Great scientist Jean-Henri Fabre (born 1823), a devoted naturalist famous for his observations of insects and plants, lived in this house for 36 years. The property, a mas or farmhouse set in a garden covering one hectare, was at once his “living laboratory” and home to Fabre and his family. His precious collections – seashells, fossils, minerals, herbaria, watercolours, books, documents and manuscripts – and a part of his collection of furniture can be seen here. Immerse yourself in the natural sciences as they were practised in the 19th century.
In 1879, Fabre purchased a one-hectare property at Sérignan-du-Comtat: the Harmas. He lived there until his death in 1915.
The house located on the property was built by Xavier de Dianous around 1842-1843 and was handed down to his son Alexandre. On the latter’s death, the estate became the property of his sister and brothers, but remained uninhabited for 16 years, until it was purchased by the Fabre family for 7,200 Francs of the time. Its name, “Harmas,” from the Occitan ermàs meaning “uncultivated land,” was given in reference to the 16 years during which it had been abandoned.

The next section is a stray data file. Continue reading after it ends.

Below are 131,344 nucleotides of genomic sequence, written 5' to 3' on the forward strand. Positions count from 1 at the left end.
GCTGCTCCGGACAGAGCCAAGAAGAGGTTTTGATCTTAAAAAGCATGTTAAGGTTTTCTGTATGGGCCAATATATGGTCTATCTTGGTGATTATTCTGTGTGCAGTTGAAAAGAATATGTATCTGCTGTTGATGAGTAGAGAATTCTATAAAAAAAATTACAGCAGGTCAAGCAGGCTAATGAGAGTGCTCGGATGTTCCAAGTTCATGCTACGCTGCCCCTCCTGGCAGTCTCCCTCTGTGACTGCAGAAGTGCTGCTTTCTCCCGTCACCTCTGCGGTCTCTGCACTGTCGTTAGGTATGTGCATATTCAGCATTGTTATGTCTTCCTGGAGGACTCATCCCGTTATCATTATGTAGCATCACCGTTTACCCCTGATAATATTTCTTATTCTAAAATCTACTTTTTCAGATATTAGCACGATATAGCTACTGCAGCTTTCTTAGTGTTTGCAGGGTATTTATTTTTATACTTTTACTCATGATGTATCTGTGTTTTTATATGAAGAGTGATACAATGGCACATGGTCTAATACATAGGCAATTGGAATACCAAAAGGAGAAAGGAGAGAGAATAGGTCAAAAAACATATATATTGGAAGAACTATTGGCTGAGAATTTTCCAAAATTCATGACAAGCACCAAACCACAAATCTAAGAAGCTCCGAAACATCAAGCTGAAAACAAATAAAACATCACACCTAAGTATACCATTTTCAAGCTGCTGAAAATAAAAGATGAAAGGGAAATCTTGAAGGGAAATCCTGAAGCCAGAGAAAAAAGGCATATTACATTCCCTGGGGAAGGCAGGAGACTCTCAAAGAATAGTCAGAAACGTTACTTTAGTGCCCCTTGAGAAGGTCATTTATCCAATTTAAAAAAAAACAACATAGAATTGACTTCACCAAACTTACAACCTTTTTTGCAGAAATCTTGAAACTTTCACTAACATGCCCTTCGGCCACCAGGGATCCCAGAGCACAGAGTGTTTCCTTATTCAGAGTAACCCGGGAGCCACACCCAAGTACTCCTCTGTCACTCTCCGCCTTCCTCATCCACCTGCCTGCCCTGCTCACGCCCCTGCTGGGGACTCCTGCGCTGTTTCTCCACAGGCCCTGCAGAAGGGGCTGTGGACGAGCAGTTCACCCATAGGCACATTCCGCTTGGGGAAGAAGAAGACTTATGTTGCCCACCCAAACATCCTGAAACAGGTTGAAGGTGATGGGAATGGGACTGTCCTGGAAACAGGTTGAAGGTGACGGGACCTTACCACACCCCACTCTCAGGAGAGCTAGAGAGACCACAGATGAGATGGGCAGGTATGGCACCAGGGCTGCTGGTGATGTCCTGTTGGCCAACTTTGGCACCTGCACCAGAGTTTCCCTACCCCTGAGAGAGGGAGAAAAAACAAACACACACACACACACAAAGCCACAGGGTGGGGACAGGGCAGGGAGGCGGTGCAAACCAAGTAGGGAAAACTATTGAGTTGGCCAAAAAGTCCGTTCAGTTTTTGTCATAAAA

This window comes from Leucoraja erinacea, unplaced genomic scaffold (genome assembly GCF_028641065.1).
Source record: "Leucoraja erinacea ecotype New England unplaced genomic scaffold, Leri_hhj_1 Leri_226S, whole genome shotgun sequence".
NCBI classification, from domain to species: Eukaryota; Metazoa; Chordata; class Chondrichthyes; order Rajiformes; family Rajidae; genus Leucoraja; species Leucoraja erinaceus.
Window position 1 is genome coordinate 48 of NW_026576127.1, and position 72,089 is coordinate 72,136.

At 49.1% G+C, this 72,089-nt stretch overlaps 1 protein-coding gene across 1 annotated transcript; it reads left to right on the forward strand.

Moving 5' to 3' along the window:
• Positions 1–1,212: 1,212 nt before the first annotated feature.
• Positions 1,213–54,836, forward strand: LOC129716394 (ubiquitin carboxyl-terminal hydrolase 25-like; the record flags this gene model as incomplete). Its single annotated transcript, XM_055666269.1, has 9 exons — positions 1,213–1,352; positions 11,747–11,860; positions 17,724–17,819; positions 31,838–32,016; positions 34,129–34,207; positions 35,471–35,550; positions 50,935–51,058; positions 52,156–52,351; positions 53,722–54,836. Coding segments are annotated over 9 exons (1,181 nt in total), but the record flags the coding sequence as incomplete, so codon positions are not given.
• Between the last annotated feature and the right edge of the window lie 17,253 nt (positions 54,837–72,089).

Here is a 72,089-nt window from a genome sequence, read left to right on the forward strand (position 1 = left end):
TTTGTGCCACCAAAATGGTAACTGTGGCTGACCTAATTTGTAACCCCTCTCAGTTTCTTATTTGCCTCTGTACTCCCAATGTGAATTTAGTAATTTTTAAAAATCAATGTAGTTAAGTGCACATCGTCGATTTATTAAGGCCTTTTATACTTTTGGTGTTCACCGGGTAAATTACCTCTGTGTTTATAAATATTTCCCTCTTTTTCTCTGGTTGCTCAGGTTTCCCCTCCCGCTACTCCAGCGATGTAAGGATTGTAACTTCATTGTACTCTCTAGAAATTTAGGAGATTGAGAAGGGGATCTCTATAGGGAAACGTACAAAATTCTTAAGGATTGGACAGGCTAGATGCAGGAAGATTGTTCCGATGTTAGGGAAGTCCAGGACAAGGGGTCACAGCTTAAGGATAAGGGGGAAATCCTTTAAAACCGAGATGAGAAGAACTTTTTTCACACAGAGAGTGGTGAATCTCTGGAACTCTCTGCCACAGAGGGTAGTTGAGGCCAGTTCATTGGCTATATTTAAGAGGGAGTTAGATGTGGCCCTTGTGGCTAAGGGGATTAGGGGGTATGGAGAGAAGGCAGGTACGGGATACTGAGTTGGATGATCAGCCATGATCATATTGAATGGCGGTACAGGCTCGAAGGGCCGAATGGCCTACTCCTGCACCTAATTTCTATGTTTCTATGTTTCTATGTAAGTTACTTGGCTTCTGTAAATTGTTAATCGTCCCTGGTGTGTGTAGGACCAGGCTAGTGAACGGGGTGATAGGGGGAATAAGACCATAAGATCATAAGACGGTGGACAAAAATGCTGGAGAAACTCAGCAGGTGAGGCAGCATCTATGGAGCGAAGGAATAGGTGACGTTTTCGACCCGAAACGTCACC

The Muséum National d’Histoire Naturelle, in an act recorded on 14 July 1922, purchased the estate from the descendants of the Fabre family.
Designated a historic monument in 1998, the Harmas was opened to the public following partial restoration in May 2006. Awarded the “Maisons des Illustres” label in 2011, the Harmas has received an ever-increasing flow of visitors since.
A new phase of work was completed in 2015 with the creation of a room to house the watercolours, renovation of the house’s main staircase, and refurbishing of the “diamond-moulding” paintwork.